David Mellor


David Mellor
The Right Honourable
David Mellor
QC
Secretary of State for National Heritage
In office
11 April – 22 September 1992
Prime Minister John Major
Preceded by Office Created
Succeeded by Peter Brooke
Chief Secretary to the Treasury
In office
28 November 1990 – 11 April 1992
Prime Minister John Major
Preceded by Norman Lamont
Succeeded by Michael Portillo
Member of Parliament
for Putney
In office
3 May 1979 – 1 May 1997
Preceded by Hugh Jenkins
Succeeded by Tony Colman
Personal details
Born 12 March 1949 (1949-03-12) (age 62)
Wareham, United Kingdom
Political party Conservative
Spouse(s) Judith Mellor (1974–1995)
Alma mater Christ's College, Cambridge
Profession Barrister - not practising

David John Mellor, QC (born 12 March 1949) is a British politician, non-practising barrister, broadcaster, journalist and football pundit. A member of the Conservative Party, he served in the Cabinet of Prime Minister John Major as Chief Secretary to the Treasury (1990–92) and Secretary of State for National Heritage (April–September 1992), before resigning following a series of scandals in 1992. He was the Member of Parliament (MP) for Putney from 1979-97. Since leaving Parliament, he has worked in the media and served as Chairman of the government's 'Football Task Force'.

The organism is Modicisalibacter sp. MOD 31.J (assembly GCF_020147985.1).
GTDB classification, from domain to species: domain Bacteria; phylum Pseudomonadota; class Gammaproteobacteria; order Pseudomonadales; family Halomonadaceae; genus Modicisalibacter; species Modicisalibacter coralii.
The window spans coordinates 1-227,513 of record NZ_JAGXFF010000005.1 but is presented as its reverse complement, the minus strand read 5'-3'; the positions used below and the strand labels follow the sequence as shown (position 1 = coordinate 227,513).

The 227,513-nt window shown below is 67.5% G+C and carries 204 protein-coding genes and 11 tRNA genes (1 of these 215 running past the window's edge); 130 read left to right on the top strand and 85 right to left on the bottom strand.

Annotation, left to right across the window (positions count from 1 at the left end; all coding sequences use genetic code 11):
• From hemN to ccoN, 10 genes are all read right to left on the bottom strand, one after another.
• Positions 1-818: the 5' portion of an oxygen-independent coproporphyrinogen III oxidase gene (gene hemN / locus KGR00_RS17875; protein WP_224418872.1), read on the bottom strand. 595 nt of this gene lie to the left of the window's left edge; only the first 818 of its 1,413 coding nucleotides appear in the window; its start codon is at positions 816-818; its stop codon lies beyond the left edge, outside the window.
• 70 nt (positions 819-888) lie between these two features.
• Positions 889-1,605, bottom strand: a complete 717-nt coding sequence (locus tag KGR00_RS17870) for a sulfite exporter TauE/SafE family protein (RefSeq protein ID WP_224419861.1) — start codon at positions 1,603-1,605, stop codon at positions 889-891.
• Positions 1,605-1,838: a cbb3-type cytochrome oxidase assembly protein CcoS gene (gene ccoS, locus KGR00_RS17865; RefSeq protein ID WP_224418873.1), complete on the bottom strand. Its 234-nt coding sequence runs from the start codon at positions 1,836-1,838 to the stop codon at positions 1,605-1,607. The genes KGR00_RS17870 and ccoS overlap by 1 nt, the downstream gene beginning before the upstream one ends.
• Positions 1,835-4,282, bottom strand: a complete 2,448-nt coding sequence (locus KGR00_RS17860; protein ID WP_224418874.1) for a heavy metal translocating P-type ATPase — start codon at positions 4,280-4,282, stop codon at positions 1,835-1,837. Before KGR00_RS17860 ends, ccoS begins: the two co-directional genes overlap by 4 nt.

Contents

Political career

Born in Wareham, Dorset, Mellor was educated at Swanage Grammar School, and Christ's College, Cambridge, where he was Chairman of the Cambridge University Conservative Association[1] and a contestant on University Challenge. After briefly working for Jeffrey Archer, then a Member of Parliament (MP), while studying for his bar exams, Mellor became a barrister in 1972 and a Queens Counsel in 1987. He is currently not practising.[2] After contesting West Bromwich East in the general election in October 1974, he became the MP for Putney in the 1979 general election.